Being an art critic, like smoking, is a slow form of suicide. Maybe it’s more like being a cop in Mexico – they give you a uniform and a gun, but you have to sort your wages out for yourself. Anyway, Saturday night, unable to face another morrow of Haricots cuite a la boîte (I say it in bogus menu French because it’s less depressing that way) I rifled around in my couch cushions and various jacket pockets and managed to gather together a small jingling trove of shrapnel.
Sunday morning I took My Precious to Vic’s Café to invest in a coffee, muffin and Sunday Star Times with which to succour myself with amid the ruins of Carlton Corner. Unfortunately, I happened to read that John Reynolds is now designing the packaging for a brand of toilet cleaner
Several latté dowsed customers and a Heimlich manoeuvre later I paused to consider this. Yes, yes, I know I shiv Mesire Reynolds in the ribs rather frequently, that is because I care. Reynolds was once one of New Zealand’s most interesting artists, with a perky line, a strong and unique vocabulary of motifs (the piles of stones, the dotted line clouds, the signposts) and sharply witty compositions. Then somewhere around the Millennium he decided that being an important artist wasn’t enough and that’s he’d rather be a celebrity. The more frequently you saw him mugging for the cameras, the more the quality of his work dropped, until you see the bloated, conceptually void fluff and overhyped doodles you see today.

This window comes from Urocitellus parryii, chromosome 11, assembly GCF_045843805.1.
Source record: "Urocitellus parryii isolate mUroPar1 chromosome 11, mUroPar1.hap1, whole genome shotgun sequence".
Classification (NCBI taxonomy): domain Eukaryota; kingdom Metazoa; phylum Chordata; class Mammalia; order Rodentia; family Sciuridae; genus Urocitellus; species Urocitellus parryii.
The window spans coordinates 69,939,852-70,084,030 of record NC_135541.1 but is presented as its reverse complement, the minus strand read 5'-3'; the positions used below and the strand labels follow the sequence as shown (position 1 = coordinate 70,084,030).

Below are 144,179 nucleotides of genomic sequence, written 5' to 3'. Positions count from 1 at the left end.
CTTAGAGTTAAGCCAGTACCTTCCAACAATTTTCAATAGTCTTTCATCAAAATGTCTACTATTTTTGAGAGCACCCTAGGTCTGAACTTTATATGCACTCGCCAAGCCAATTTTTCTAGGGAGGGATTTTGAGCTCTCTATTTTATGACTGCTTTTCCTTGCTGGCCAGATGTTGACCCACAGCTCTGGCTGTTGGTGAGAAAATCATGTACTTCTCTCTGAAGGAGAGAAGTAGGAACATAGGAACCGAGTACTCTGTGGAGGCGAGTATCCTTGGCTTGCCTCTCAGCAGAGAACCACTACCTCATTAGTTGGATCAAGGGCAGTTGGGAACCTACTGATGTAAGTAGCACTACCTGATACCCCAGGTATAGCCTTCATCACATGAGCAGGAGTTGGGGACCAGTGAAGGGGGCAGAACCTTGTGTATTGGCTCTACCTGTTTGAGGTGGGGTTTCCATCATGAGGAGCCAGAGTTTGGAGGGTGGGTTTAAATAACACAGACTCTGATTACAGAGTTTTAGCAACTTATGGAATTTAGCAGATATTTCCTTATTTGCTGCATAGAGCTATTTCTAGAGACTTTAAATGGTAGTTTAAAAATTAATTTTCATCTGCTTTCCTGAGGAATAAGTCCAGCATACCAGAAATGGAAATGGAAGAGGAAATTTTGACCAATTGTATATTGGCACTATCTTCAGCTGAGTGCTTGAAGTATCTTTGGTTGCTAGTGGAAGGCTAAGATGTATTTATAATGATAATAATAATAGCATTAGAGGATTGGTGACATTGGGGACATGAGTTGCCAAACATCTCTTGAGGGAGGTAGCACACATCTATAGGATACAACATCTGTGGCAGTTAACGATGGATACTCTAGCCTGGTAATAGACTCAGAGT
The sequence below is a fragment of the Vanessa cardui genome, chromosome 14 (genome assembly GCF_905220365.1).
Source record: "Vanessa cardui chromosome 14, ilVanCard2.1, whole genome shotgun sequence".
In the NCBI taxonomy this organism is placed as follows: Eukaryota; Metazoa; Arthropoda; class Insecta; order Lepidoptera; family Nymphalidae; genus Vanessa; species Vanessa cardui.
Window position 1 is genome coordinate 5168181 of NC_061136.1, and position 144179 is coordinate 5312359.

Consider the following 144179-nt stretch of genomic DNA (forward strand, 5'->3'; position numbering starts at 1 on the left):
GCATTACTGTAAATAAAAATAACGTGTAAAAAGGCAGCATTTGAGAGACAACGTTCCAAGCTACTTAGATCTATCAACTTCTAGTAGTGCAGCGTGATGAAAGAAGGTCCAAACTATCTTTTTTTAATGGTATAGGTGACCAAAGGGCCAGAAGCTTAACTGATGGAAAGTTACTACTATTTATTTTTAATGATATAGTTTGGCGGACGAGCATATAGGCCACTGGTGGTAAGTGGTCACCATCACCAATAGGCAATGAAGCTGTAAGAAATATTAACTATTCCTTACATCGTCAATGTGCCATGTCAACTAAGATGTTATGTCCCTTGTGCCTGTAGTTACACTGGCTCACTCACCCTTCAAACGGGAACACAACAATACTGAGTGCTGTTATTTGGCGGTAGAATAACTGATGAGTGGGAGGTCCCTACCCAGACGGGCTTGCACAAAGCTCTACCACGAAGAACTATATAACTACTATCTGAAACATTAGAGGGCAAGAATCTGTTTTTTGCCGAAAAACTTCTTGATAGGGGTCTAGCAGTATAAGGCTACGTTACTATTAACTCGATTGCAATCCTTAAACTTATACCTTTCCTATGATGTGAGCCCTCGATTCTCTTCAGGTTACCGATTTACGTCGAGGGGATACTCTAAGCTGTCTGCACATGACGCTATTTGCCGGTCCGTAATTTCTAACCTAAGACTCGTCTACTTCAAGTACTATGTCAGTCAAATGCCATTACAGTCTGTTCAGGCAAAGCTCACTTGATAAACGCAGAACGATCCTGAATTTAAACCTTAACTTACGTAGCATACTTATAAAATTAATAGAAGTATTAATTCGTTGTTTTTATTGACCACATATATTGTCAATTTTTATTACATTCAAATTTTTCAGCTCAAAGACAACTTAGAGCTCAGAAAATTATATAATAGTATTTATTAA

Concurrent with that were the very strange deals he began making with corporate interests. Now I don’t normally have a problem with that per se – artists deserve all the money they can earn (so they can spend some of it commissioning catalogue essays and wall texts from starving art writers. No, really – black children in Africa send me a dollar a day). However this needs to be done judiciously. Purpose specific limited edition art on wine labels, designer t-shirts and certain types of house furniture don’t erode the nature of the art or the aesthetic stock of the artist, but you have to wonder about how the aesthetic value of a painting hanging in a gallery is going to hold up when the same lines also grace a bottle in the loo. The reality is that Reynolds is taking the bread from some designer’s mouth for the value of his name alone, not his actual ability.
John, get back to the studio. You are turning into a clown.